MANILA, March 6, 2015—Provided it is used properly, a Catholic clergyman sees modern technology as an efficient weapon the Church—clergy and laity alike—can exploit in spreading the Gospel, as well as in stemming the tide of mounting secularism.
In a recent interview over Church-run Radyo Veritas, Fr. Jerome R. Secillano, parish priest of Nuestra Señora del Perpetuo Socorro Parish in Sampaloc, Manila underlined the indispensable role social media and other communication tools play in making Catholic Social Teaching (CST) more accessible to the faithful.
New ways, old teaching
While conventional preaching is still important, the priest believes clerics must explore new ways of bringing the Good News to people.
“Preaching should not be only inside churches. We must also take advantage of available technology and modes of communication. This is what New Evangelization is all about: new methodologies,” he shared.
Secillano, who also serves as executive secretary of the Catholic Bishops’ Conference of the Philippines (CBCP)’s Permanent Committee on Public Affairs (PCPA), said it is high time the Church in the Philippines redoubles her efforts in reaching out to as many communities as possible, particularly of people who have been influenced by secularism.
The 2013 Young Adult Fertility Study (YAFS 4) shows as many as 32 percent of young Filipinos aged 15-24 have engaged in sex before marriage, a rise of 23 percent a decade ago.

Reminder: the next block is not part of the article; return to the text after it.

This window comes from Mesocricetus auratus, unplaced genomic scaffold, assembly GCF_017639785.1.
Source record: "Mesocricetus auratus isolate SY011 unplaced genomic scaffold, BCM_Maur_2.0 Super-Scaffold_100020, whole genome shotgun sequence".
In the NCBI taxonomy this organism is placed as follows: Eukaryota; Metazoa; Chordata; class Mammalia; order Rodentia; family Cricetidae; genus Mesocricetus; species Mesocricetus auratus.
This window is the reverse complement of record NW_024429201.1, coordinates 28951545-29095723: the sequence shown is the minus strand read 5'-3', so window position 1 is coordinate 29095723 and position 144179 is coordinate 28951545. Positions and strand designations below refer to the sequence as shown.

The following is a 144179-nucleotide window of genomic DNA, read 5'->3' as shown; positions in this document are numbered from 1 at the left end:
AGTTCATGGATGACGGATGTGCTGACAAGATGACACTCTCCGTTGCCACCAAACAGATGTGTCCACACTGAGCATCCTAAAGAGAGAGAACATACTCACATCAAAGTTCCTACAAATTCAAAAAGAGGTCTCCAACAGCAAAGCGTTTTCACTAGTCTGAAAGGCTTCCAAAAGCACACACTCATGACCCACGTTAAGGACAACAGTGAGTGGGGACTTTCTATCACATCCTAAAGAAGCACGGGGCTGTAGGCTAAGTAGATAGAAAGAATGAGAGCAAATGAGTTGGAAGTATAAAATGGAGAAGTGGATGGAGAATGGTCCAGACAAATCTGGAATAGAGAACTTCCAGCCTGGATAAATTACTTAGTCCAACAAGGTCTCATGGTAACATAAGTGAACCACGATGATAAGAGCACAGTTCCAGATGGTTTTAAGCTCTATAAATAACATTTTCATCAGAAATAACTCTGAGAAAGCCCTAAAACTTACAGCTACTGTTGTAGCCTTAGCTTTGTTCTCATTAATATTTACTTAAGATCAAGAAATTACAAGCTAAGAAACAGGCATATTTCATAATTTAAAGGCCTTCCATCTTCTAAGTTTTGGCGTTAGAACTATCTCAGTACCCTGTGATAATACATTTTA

Moreover, around 2.4 million were cohabiting as of 2004, most of whom are 20-24 years old.
Church as teacher
According to him, the Church must reassert her God-given right to teach and instruct the faithful, and must never be complacent in this matter.
“Inter mirifica,” the “Decree on the Media of Social Communications” of the Second Vatican Council (Vatican II), reads: “It is the duty of Pastors to instruct and guide the faithful so that they, with the help of these same media, may further the salvation and perfection of themselves and of the entire human family. In addition, the laity especially must strive to instill a human and Christian spirit into these media, so that they may fully measure up to the great expectations of mankind and to God’s design” (3).
Wonders of media
In its opening lines, the Vatican II document acknowledges the “wonderful technological discoveries which men of talent, especially in the present era, have made with God’s help …. those which have a most direct relation to men’s minds and which have uncovered new avenues of communicating most readily news, views and teachings of every sort.”
It stresses, “The most important of these inventions are those media which, such as the press, movies, radio, television and the like, can, of their very nature, reach and influence, not only individuals, but the very masses and the whole of human society, and thus can rightly be called the media of social communication.” (Raymond A. Sebastián/CBCP News)